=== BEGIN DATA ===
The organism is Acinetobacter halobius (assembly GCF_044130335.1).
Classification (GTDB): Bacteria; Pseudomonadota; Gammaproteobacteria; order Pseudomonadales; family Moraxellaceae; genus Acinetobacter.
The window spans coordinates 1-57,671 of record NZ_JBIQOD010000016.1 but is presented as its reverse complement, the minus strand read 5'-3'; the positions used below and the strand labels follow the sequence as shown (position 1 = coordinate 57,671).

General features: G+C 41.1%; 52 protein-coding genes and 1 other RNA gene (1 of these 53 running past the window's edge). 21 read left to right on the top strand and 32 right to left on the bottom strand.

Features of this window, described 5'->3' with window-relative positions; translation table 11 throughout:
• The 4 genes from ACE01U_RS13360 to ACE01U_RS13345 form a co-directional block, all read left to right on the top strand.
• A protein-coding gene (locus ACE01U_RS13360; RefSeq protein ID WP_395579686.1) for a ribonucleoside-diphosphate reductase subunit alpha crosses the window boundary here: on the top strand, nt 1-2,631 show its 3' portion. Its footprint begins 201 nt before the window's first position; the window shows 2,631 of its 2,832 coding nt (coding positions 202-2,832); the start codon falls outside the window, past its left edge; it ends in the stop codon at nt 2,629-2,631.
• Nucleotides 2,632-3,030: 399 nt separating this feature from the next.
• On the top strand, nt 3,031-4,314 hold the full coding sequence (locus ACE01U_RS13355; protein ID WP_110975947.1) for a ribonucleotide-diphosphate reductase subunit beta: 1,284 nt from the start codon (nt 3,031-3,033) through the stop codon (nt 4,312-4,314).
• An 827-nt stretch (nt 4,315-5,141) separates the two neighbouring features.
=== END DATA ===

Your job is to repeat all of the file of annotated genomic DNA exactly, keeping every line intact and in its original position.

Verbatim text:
The organism is Acinetobacter halobius (assembly GCF_044130335.1).
Classification (GTDB): Bacteria; Pseudomonadota; Gammaproteobacteria; order Pseudomonadales; family Moraxellaceae; genus Acinetobacter.
The window spans coordinates 1-57,671 of record NZ_JBIQOD010000016.1 but is presented as its reverse complement, the minus strand read 5'-3'; the positions used below and the strand labels follow the sequence as shown (position 1 = coordinate 57,671).

General features: G+C 41.1%; 52 protein-coding genes and 1 other RNA gene (1 of these 53 running past the window's edge). 21 read left to right on the top strand and 32 right to left on the bottom strand.

Features of this window, described 5'->3' with window-relative positions; translation table 11 throughout:
• The 4 genes from ACE01U_RS13360 to ACE01U_RS13345 form a co-directional block, all read left to right on the top strand.
• A protein-coding gene (locus ACE01U_RS13360; RefSeq protein ID WP_395579686.1) for a ribonucleoside-diphosphate reductase subunit alpha crosses the window boundary here: on the top strand, nt 1-2,631 show its 3' portion. Its footprint begins 201 nt before the window's first position; the window shows 2,631 of its 2,832 coding nt (coding positions 202-2,832); the start codon falls outside the window, past its left edge; it ends in the stop codon at nt 2,629-2,631.
• Nucleotides 2,632-3,030: 399 nt separating this feature from the next.
• On the top strand, nt 3,031-4,314 hold the full coding sequence (locus ACE01U_RS13355; protein ID WP_110975947.1) for a ribonucleotide-diphosphate reductase subunit beta: 1,284 nt from the start codon (nt 3,031-3,033) through the stop codon (nt 4,312-4,314).
• An 827-nt stretch (nt 4,315-5,141) separates the two neighbouring features.